J.M. Jones cleaning up after flood

Published 12:02 am Thursday, June 23, 2011

ERIC SHELTON | THE NATCHEZ DEMOCRAT J.M. Jones employee Howard Jones marks the amount of wood with a spray can Wednesday afternoon at J.M. Jones Lumber Company in Natchez. The lumber company’s sawmills are operating again, but the owner says things are still not the same.

NATCHEZ — J.M. Jones Lumber Company’s sawmills have been back in action since June 10, Howard Jones said, but the long-time Natchez business isn’t back to normal just yet.

“What we’ve got to do now is clean up and reshape our levees,” Jones said.

The sawmills were closed down for almost four weeks, but the company’s yard ran at about 60 percent during that time, Lee Jones, Howard Jones’ father, said.

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“I’m doing well, and that’s the first time I can say that in weeks,” Lee Jones said Wednesday. “I’m less worse than I was a few weeks ago, we can say that.”

The clean-up process has already begun, Howard Jones said, but the recent rainfall put them back by a few days.

Getting their lumber all back at the company is going to be a timely process, though, he said, because it’s all spread out to different locations.

“We’ll have to pay to have all of that stuff hauled out to here,” Howard Jones said. “It seems like the cash register just keeps going.”

The company spent approximately $700,000 building up its levees in labor and material costs, including sand bags and dirt.

“We also have the lost revenue from not being able to run the sawmills, and that can be as much as $1 million,” Howard Jones said.

The hope is that the U.S. Small Business Administration can replace some of those funds, he said, but getting all of the information together has proven to be a problem.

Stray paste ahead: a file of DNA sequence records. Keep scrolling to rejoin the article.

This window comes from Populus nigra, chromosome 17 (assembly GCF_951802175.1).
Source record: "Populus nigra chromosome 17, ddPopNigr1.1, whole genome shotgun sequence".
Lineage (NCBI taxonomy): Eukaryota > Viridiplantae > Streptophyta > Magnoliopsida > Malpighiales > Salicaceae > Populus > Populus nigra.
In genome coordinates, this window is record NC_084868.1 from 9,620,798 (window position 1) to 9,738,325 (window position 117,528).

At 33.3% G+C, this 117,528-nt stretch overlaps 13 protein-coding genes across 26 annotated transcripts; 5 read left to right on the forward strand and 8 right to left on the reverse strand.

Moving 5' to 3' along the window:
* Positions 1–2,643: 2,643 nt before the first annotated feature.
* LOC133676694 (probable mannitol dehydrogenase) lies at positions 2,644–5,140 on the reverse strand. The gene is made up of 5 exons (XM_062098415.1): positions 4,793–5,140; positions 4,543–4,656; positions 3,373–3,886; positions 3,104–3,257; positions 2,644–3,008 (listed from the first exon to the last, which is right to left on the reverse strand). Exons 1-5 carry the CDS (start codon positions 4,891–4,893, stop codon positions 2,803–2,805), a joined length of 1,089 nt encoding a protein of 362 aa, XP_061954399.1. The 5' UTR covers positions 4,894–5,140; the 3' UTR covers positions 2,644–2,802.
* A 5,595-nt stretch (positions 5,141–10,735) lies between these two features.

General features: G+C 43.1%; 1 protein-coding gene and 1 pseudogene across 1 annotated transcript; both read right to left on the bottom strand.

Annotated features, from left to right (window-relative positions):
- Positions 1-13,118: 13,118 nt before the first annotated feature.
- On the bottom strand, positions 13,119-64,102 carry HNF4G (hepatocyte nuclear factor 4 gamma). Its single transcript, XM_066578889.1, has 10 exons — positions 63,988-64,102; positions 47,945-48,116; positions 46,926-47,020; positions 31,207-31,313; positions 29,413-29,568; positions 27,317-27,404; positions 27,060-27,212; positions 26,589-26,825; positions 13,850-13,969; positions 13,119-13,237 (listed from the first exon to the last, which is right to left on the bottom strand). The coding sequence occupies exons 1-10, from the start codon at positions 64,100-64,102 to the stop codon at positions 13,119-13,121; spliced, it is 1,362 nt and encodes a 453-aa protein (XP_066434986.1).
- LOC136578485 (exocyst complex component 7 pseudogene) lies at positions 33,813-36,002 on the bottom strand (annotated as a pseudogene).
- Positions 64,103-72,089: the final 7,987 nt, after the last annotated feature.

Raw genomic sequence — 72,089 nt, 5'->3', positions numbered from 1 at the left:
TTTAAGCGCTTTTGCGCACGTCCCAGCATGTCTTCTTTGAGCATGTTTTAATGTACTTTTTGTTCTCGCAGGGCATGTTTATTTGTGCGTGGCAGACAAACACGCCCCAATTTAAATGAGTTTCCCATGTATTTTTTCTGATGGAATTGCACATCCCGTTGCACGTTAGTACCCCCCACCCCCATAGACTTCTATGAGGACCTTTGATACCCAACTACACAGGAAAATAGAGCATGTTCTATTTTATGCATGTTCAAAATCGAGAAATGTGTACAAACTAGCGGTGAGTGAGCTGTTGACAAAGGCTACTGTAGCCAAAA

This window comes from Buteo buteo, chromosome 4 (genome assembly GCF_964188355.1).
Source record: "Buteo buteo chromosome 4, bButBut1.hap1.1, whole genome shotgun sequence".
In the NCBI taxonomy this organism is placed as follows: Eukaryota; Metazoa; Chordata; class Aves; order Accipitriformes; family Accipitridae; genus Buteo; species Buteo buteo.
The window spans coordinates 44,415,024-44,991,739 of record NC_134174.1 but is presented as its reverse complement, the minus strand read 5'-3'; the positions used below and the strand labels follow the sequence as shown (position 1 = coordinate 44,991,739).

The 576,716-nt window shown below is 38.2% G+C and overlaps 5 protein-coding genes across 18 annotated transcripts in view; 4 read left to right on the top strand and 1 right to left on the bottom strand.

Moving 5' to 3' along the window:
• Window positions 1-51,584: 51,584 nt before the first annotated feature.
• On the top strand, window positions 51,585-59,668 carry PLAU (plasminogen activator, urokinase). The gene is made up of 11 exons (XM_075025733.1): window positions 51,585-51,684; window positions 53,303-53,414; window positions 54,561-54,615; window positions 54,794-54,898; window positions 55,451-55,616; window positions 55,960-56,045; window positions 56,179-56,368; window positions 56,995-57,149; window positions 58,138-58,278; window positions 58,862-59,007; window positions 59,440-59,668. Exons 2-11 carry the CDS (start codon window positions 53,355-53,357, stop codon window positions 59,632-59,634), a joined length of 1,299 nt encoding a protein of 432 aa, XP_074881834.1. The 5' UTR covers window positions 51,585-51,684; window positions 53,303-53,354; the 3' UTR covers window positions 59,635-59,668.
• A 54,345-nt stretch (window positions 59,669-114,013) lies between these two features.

“We send it in and they request more information, we send it in again and they request more information,” Howard Jones said. “It’s been a very cumbersome process, but we’re pretty patient.

“Today we presented all of the information they asked for and they’re reviewing it, but we don’t know anything beyond that,” Howard Jones said.

Hopefully, he said, the company can be reimbursed for the lost revenue and the expenses they incurred throughout the flood.

“We don’t have a specific number for the SBA, we’re just hoping we can borrow enough money to reshape the levees, and it’s probably going to take $100,000 plus to do that,” he said. “(We’re hoping) they can just help us through a difficult time.”

For now, the business owners can only wait to see what happens.

“It’s a more cumbersome process than I hoped it would be,” he said. “I just thought it would be a more streamlined process.”

But he said he understands that the SBA has rules and regulations they have to follow.

“These unplanned expenditures came at a bad time,” Howard Jones said. “The lumber business is not good, the economy is not good. It couldn’t have come at a worse time.”